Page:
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NIDA. (2000, March 1). NIDA Launches Initiative to Combat Club Drugs. Retrieved from

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March 01, 2000
Patrick Zickler

Responding to the alarming recent rise in use of club drugs, NIDA has initiated a broad-based public initiative to inform and educate teens, young adults, parents, and communities about the dangers of drugs such as "ecstasy," "roofies," and GHB.

"Young adults believe club drugs can harmlessly enhance their experience at dance parties and 'raves,' but there is no safe way to use any of these drugs," said NIDA Director Dr. Alan I. Leshner. "Research shows that some of the so-called club drugs have long-lasting effects on the brain. Combined with alcohol, these drugs are even more dangerous, sometimes deadly. There is no such thing as a harmless club drug. There is no such thing as recreational drug use."

At a Washington, D.C., press conference, Dr. Leshner announced that NIDA was teaming up with the American Academy of Child and Adolescent Psychiatry, the Community Anti-Drug Coalitions of America, Join Together, and National Families in Action to increase public awareness of the effects of club drugs. As part of the initiative, Dr. Leshner said, NIDA is increasing its funding for club drug research by 40 percent, to $54 million. In addition, NIDA has developed a multimedia campaign, including a new Web site - (discontinued) - to disseminate science-based information about the drugs.

"Accurate, credible information is the most powerful weapon we have to combat the increasing use of these dangerous drugs," said NIDA Associate Director Dr. Timothy P. Condon. "Our Web site will provide up-to-date information 24 hours a day. We are distributing 250,000 copies of a special Community Drug Alert Bulletin that explains where these drugs are being used and what science has revealed about the way they work. And we are placing more than 330,000 free colorful 'HotStamp' cards-which show how using ecstasy can disrupt brain function-in restaurants, bars, coffee shops, and bookstores."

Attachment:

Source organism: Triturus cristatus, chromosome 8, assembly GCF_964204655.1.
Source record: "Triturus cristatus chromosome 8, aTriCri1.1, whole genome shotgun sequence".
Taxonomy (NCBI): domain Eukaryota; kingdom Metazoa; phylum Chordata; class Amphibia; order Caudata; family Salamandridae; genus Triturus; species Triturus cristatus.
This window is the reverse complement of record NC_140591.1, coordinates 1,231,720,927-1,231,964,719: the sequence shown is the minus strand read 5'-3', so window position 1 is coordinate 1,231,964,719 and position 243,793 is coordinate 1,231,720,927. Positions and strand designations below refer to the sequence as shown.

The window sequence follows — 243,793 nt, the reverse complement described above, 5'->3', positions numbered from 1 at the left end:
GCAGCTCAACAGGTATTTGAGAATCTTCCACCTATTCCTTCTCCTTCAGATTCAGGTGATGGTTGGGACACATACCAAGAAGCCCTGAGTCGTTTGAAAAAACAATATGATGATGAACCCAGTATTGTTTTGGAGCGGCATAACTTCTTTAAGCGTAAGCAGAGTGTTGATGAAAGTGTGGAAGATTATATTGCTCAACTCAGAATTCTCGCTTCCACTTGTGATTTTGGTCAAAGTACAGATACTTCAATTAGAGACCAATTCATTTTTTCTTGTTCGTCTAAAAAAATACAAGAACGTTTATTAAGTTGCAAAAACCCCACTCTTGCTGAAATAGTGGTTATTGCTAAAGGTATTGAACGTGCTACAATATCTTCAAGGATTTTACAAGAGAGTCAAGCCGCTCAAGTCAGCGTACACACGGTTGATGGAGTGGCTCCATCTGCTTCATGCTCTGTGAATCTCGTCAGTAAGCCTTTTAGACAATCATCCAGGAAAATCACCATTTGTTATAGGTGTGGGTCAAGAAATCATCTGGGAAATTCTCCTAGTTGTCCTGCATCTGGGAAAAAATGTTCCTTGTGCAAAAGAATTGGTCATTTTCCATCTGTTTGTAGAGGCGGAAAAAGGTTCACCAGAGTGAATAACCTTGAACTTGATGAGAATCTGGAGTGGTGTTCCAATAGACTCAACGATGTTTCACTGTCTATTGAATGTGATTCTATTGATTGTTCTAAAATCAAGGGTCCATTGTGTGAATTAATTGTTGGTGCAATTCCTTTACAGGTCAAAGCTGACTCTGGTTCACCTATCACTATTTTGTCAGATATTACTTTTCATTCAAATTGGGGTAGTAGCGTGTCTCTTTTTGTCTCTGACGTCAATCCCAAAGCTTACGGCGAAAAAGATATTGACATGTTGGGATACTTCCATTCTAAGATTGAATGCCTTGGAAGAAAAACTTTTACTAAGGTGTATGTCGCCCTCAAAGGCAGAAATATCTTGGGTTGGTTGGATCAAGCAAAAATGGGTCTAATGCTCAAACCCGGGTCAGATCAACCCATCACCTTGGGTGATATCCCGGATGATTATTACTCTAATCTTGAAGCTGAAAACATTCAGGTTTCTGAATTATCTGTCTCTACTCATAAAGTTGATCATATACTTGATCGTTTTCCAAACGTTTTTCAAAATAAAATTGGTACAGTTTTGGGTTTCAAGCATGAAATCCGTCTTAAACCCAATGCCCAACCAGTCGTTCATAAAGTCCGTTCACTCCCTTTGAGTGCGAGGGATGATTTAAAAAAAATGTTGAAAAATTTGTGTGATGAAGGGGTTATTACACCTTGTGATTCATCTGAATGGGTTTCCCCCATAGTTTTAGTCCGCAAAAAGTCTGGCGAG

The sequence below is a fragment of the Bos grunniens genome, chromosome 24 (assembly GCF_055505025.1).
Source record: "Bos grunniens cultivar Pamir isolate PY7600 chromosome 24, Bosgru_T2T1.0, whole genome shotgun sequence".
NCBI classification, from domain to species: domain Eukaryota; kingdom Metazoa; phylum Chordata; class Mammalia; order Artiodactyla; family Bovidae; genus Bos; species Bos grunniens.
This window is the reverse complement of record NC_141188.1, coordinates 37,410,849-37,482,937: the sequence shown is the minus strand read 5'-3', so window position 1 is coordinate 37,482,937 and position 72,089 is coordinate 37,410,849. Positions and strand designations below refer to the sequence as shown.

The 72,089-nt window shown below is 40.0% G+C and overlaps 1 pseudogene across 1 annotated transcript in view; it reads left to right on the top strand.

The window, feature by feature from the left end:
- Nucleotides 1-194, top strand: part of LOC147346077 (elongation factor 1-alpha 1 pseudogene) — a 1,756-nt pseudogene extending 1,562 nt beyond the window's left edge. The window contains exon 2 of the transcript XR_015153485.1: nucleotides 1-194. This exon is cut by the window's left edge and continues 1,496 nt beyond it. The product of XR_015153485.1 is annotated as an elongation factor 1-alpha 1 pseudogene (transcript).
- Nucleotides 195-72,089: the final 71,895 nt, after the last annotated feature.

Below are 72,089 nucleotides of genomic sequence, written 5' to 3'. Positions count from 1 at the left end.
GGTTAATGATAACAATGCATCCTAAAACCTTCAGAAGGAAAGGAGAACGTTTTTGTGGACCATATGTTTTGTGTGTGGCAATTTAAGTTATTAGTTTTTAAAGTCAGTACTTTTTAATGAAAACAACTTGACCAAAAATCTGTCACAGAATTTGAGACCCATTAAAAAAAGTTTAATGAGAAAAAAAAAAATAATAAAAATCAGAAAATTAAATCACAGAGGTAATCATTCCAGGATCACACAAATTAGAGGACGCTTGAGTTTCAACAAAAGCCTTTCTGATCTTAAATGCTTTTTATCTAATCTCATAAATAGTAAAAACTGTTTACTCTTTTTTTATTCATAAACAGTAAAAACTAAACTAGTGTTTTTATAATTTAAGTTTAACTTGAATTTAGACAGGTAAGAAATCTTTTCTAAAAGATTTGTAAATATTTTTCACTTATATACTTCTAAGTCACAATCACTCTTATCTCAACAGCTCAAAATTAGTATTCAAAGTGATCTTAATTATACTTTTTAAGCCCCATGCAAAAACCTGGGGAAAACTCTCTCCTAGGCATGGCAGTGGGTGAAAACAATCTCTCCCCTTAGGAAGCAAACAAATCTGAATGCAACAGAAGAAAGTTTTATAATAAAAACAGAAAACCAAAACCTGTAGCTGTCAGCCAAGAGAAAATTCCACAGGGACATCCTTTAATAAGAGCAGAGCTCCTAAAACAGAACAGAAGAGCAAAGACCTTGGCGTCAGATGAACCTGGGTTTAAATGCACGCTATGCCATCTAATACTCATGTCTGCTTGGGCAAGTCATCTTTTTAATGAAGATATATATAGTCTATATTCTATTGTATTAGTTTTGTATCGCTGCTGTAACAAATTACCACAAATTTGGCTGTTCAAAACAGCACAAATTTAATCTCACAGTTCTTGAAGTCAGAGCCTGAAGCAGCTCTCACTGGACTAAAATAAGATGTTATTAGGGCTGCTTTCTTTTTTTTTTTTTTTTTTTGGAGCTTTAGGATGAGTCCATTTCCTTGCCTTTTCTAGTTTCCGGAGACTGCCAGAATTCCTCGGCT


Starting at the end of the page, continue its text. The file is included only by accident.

NIDA's initiative represents an important first step in reducing club drug use, said Dr. David Rosenbloom, director of Join Together, a project organized by the Boston University School of Public Health to serve as a national resource for information that community-level organizations can use to prevent drug use. "This is NIDA's early warning alarm. It sends a very clear signal to the Nation," Dr. Rosenbloom said. "We need to act quickly, distribute accurate scientific information, and reverse the pattern of increasing use of these dangerous drugs."